"This money is in a trust. It's not just in a bank account. She has no access," says her mother.

Sarah says that what really upsets her is she now can't move to an assisted-living apartment. She's been on a wait list for years, but if a place comes open for her now, she'll have to turn it down.

"I need to have that money to move out on," she says. "I have no money. Not even to buy at Christmas time a Christmas gift for my mom."

Action called inhumane

Sarah's sister from Ontario has tried to get the benefits restored. She can't understand how Quebec can justify this, given a Superior Court ruling there, which said disabled people with this type of trust still have a right to full government support.

"It's inhumane to do this to somebody," says Leah Davidson. "I don't see other people on social assistance having to defend their right for this assistance anywhere close to where Sarah has to defend it."

Advocates for the disabled told Go Public others have gone through similar ordeals — despite court rulings and government policies upholding their rights — because the systems are meant to push people off government assistance.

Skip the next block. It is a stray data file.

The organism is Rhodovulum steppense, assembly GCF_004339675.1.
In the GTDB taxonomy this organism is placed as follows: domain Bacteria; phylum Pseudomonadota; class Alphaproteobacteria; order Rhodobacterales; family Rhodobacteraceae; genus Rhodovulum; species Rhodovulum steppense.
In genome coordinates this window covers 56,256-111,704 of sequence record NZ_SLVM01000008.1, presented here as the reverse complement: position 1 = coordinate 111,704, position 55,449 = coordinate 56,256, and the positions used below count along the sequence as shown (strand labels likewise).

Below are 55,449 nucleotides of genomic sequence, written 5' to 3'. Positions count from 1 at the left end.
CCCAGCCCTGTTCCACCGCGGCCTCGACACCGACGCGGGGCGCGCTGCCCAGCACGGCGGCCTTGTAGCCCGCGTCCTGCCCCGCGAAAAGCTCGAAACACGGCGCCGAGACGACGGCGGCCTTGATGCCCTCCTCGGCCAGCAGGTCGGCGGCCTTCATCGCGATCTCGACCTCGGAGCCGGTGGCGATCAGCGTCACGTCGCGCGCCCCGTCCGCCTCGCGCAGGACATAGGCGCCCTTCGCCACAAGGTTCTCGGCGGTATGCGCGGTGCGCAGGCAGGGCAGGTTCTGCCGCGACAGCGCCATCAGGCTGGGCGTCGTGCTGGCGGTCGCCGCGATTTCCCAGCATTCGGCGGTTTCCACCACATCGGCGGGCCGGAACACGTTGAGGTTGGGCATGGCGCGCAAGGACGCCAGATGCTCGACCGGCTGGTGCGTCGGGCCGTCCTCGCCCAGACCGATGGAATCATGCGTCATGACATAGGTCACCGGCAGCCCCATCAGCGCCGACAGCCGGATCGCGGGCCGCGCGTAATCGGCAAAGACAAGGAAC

Sarah wants to live independently in her own assisted-living apartment. Without social assistance, that is not possible. (Leah Davidson)

"This is just ridiculous, adding insult to injury," says Laurie Beachell, of the Council of Canadians with Disabilities, who adds that the rules and practices vary by province.

"We should be looking to help people build assets and resources so that they can live more dignified lives, rather than forcing them to spend their assets and resources to fight for basic income."

Beachell's organization has lobbied the federal government to support the permanently disabled — the way it does seniors — without clawing back benefits if they have modest assets.

"Disabled people have a lot of needs. And sometimes the needs far exceed what the government can pay anyway," says David Altro, a Quebec lawyer who has handled similar cases.

"Who is going to take care of the intellectually handicapped person after the parents have passed away? That is a big issue."

Others in similar quandary